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West Bend Mutual Insurance Co. v. Swain

United States District Court, W.D. Kentucky, Louisville

April 20, 2017



          Charles R. Simpson III, Senior Judge.

         I. Introduction

         This matter is before the Court on two motions. Defendant Carless Swain moves this Court to dismiss the complaint for declaratory judgment by Plaintiff West Bend Mutual Insurance Company (“West Bend”), ECF No. 11. West Bend responded, ECF No. 14. Swain replied, ECF No. 18. Swain has also filed a supplemental pleading in support of her motion to dismiss, ECF No. 28.

         Additionally, West Bend moves this Court for leave to file its first amended complaint, ECF No. 22. Defendant Carless Swain responded, objecting to the motion, ECF No. 23. West Bend replied, ECF No. 24. Because these motions include common issues of fact and law, the Court will address them in the same memorandum opinion and order. For the reasons below, the Court will grant Swain's motion to dismiss West Bend's declaratory judgment complaint. The Court will deny West Bend's motion for leave to file its first amended complaint.

         II. Background

         In this declaratory judgment action, West Bend seeks a declaration that it has no obligation to indemnify Defendant K&Q, Inc. d/b/a Lil' Kings and Queens Development Center (“K&Q, Inc.”) in an underlying state court case. Compl. ¶ 30, ECF No. 1. The state court case arose on May 5, 2016 when Swain filed suit against K&Q, Inc. in the Jefferson County, Kentucky Circuit Court. St. Ct. Compl. 1, ECF No. 1-2. Swain then filed an amended complaint adding the Estate of LS as a plaintiff and adding Jacquelin O. Thomas as a defendant. First Am. St. Ct. Compl. 1, ECF No. 11-5. Swain also filed a second amended complaint adding West Bend, Raven Allen, and Sha'Vonda Hicks as defendants. Second Am. St. Ct. Compl. 1, ECF No. 22-3.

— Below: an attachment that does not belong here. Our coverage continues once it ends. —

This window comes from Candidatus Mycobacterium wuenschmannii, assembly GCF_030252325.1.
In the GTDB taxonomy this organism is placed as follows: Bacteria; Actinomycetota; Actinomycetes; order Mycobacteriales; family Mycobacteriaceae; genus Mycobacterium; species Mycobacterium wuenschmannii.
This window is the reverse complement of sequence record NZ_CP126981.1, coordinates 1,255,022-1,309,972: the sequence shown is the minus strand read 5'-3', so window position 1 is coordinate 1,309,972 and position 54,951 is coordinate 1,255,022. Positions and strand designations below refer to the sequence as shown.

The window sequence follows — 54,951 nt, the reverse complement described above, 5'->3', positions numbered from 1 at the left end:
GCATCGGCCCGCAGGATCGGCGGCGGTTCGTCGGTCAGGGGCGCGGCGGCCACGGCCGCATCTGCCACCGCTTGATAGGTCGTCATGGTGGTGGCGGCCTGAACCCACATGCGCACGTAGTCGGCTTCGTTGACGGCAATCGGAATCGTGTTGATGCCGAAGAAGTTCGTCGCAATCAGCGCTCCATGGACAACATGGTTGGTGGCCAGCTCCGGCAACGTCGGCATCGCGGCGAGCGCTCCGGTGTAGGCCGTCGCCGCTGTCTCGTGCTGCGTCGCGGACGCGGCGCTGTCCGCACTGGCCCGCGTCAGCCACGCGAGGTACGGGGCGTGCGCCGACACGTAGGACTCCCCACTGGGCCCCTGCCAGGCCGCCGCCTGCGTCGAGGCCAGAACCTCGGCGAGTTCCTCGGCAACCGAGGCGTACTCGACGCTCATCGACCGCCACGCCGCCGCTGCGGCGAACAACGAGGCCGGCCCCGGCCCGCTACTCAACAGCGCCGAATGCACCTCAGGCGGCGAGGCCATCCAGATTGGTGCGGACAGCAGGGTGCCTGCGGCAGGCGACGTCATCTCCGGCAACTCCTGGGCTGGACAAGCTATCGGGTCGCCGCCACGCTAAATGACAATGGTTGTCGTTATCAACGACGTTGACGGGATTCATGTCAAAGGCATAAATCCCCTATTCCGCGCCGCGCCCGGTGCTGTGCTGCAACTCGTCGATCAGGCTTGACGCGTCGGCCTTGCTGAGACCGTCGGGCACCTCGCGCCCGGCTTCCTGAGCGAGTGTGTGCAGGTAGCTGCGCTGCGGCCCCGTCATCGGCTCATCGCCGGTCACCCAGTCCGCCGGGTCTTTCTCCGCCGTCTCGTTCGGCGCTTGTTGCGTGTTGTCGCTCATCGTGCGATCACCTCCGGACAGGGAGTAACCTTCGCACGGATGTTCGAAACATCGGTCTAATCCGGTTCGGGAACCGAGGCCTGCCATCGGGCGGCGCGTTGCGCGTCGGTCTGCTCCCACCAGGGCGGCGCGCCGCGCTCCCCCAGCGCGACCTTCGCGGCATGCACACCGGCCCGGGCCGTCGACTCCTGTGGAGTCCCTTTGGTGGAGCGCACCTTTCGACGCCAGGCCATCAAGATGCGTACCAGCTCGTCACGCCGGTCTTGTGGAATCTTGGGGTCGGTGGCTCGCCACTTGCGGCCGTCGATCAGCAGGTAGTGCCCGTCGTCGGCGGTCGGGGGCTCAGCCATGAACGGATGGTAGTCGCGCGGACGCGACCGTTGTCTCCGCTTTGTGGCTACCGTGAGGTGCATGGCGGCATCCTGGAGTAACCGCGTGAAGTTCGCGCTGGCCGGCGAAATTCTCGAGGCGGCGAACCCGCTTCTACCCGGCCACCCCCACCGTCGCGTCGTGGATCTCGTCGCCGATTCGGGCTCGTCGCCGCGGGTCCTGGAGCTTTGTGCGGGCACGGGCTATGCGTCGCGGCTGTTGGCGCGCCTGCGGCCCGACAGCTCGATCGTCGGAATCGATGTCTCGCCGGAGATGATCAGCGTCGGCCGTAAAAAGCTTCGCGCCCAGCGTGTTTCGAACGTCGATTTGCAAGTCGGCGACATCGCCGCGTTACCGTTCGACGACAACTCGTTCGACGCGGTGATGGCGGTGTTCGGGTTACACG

In the underlying case, Swain alleges that on April 18, 2016, her two-year-old son, LS, was in the custody of K&Q, Inc., Thomas, Allen, and Hicks (collectively, “State Court Defendants”). Second Am. St. Ct. Compl. ¶ 5, ECF No. 22-3. While under their care, LS was left in a vehicle and died of hyperthermia. Id. ¶¶ 9, 11-12. Swain alleges that the State Court Defendants were negligent in caring for LS. Id. ¶ 14. West Bend was added as a defendant because it had issued a business owner's liability insurance policy (“the Policy”) to K&Q, Inc., which was in effect when LS died. Policy 3, ECF No. 1-1.

         West Bend filed suit in this Court on August 18, 2016, seeking a declaratory judgment against Swain and K&Q, Inc. Compl. 1, ECF No. 1. West Bend seeks a declaration “that no insurance coverage is available under the Policy for the claims asserted in the Underlying Litigation” and “that West Bend has no obligation under the Policy to defend or indemnify” K&Q, Inc. Id. ¶ 30. West Bend bases its claim on the presence of a specific exclusion in the Policy for “‘bodily injury' . . . arising out of the ownership, maintenance, use or entrustment to others of any . . . ‘auto' . . . owned or operated by or rented or loaned to any insured.” Policy 82- 84, ECF No. 1-1.